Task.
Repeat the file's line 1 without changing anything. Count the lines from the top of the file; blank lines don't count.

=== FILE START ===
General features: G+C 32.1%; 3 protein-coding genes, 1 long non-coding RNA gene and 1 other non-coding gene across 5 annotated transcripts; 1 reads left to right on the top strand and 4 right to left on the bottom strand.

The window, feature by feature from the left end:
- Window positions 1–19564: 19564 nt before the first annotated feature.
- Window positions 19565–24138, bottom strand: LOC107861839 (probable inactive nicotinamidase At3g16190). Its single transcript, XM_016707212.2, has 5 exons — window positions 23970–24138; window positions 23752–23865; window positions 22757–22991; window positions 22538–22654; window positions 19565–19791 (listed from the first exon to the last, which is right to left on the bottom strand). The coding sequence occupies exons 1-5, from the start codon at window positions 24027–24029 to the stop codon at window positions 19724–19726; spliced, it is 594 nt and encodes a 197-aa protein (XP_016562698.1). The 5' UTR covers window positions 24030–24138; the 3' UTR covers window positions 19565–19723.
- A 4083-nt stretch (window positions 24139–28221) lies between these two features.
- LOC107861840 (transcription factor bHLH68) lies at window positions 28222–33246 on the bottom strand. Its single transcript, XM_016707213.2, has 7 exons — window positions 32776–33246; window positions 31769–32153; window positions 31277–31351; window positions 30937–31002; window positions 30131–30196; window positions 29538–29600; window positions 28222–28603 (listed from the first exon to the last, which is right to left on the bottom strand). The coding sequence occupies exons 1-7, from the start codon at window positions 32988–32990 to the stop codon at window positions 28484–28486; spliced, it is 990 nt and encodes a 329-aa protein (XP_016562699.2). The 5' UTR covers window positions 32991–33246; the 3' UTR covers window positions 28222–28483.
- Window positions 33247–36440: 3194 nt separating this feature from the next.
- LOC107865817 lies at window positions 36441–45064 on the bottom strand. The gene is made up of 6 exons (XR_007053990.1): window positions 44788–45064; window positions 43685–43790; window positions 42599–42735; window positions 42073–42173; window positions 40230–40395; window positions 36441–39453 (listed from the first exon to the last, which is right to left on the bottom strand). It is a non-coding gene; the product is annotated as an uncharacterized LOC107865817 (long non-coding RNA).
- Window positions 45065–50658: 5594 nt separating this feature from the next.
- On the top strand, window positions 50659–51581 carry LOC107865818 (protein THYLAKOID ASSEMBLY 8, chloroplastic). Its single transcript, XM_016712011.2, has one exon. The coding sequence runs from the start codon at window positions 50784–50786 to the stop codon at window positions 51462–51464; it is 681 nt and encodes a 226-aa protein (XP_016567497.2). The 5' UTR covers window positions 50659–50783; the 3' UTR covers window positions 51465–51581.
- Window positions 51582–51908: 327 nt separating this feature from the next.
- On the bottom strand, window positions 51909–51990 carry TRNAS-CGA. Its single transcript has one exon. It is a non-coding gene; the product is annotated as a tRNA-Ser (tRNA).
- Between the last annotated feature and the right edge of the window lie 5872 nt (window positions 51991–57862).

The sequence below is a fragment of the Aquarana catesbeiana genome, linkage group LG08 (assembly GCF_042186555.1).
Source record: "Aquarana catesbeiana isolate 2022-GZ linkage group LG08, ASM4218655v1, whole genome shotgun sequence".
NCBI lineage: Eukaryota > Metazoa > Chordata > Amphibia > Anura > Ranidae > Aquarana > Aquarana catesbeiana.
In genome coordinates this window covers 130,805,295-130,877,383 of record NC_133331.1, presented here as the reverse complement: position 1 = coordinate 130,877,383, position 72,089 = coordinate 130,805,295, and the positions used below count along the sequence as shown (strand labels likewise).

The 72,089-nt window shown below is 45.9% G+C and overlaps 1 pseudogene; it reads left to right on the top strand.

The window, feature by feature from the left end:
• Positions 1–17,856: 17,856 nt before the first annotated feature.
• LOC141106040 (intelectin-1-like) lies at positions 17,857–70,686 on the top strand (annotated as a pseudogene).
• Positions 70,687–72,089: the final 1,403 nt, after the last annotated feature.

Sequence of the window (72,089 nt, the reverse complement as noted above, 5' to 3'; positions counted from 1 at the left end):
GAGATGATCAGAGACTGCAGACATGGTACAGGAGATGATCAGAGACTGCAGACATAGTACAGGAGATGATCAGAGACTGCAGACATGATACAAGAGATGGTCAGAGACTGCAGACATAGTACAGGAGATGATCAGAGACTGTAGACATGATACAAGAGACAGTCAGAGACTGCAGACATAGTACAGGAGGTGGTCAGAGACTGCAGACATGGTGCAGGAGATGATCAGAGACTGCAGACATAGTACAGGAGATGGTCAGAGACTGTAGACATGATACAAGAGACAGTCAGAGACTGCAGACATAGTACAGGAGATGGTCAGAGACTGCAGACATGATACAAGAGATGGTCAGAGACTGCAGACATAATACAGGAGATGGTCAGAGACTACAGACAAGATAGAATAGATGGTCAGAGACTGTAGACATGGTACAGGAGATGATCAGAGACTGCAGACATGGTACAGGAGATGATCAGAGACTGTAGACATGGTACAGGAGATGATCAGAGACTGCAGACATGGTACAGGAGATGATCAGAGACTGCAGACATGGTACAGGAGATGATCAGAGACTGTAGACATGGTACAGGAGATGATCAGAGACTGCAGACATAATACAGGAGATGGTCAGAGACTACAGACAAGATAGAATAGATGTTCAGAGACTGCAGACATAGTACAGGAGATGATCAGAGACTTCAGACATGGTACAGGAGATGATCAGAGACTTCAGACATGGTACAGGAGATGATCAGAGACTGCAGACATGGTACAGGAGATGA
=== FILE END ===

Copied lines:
General features: G+C 32.1%; 3 protein-coding genes, 1 long non-coding RNA gene and 1 other non-coding gene across 5 annotated transcripts; 1 reads left to right on the top strand and 4 right to left on the bottom strand.